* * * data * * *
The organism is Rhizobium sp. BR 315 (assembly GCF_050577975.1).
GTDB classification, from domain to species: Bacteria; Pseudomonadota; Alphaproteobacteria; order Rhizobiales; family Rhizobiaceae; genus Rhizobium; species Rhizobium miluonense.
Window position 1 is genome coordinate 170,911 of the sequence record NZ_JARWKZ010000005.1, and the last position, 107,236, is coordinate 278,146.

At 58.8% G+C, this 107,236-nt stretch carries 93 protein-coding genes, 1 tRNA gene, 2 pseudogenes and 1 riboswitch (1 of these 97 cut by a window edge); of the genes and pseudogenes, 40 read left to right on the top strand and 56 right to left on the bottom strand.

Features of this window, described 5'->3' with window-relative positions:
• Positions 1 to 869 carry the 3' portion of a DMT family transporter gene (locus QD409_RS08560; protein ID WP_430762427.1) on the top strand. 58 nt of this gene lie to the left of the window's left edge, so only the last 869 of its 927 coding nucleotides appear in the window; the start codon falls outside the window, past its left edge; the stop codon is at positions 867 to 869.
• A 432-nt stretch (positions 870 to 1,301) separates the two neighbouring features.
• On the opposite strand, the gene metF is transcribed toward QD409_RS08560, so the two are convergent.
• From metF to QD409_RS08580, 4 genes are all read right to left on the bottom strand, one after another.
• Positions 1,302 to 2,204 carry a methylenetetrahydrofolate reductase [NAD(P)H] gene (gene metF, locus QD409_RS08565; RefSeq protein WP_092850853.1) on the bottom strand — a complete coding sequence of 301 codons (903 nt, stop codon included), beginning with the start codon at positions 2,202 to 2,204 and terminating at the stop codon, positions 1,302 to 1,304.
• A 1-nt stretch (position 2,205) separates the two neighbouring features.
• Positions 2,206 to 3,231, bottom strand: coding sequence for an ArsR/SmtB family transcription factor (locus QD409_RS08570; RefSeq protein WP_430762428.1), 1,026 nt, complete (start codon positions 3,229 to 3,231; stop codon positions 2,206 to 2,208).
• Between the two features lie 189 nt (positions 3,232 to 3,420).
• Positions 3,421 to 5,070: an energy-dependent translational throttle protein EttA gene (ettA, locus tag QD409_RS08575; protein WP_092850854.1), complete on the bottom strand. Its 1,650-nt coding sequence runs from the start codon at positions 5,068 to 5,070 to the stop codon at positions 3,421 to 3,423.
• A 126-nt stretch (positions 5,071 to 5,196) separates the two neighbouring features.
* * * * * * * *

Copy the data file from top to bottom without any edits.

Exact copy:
The organism is Rhizobium sp. BR 315 (assembly GCF_050577975.1).
GTDB classification, from domain to species: Bacteria; Pseudomonadota; Alphaproteobacteria; order Rhizobiales; family Rhizobiaceae; genus Rhizobium; species Rhizobium miluonense.
Window position 1 is genome coordinate 170,911 of the sequence record NZ_JARWKZ010000005.1, and the last position, 107,236, is coordinate 278,146.

At 58.8% G+C, this 107,236-nt stretch carries 93 protein-coding genes, 1 tRNA gene, 2 pseudogenes and 1 riboswitch (1 of these 97 cut by a window edge); of the genes and pseudogenes, 40 read left to right on the top strand and 56 right to left on the bottom strand.

Features of this window, described 5'->3' with window-relative positions:
• Positions 1 to 869 carry the 3' portion of a DMT family transporter gene (locus QD409_RS08560; protein ID WP_430762427.1) on the top strand. 58 nt of this gene lie to the left of the window's left edge, so only the last 869 of its 927 coding nucleotides appear in the window; the start codon falls outside the window, past its left edge; the stop codon is at positions 867 to 869.
• A 432-nt stretch (positions 870 to 1,301) separates the two neighbouring features.
• On the opposite strand, the gene metF is transcribed toward QD409_RS08560, so the two are convergent.
• From metF to QD409_RS08580, 4 genes are all read right to left on the bottom strand, one after another.
• Positions 1,302 to 2,204 carry a methylenetetrahydrofolate reductase [NAD(P)H] gene (gene metF, locus QD409_RS08565; RefSeq protein WP_092850853.1) on the bottom strand — a complete coding sequence of 301 codons (903 nt, stop codon included), beginning with the start codon at positions 2,202 to 2,204 and terminating at the stop codon, positions 1,302 to 1,304.
• A 1-nt stretch (position 2,205) separates the two neighbouring features.
• Positions 2,206 to 3,231, bottom strand: coding sequence for an ArsR/SmtB family transcription factor (locus QD409_RS08570; RefSeq protein WP_430762428.1), 1,026 nt, complete (start codon positions 3,229 to 3,231; stop codon positions 2,206 to 2,208).
• Between the two features lie 189 nt (positions 3,232 to 3,420).
• Positions 3,421 to 5,070: an energy-dependent translational throttle protein EttA gene (ettA, locus tag QD409_RS08575; protein WP_092850854.1), complete on the bottom strand. Its 1,650-nt coding sequence runs from the start codon at positions 5,068 to 5,070 to the stop codon at positions 3,421 to 3,423.
• A 126-nt stretch (positions 5,071 to 5,196) separates the two neighbouring features.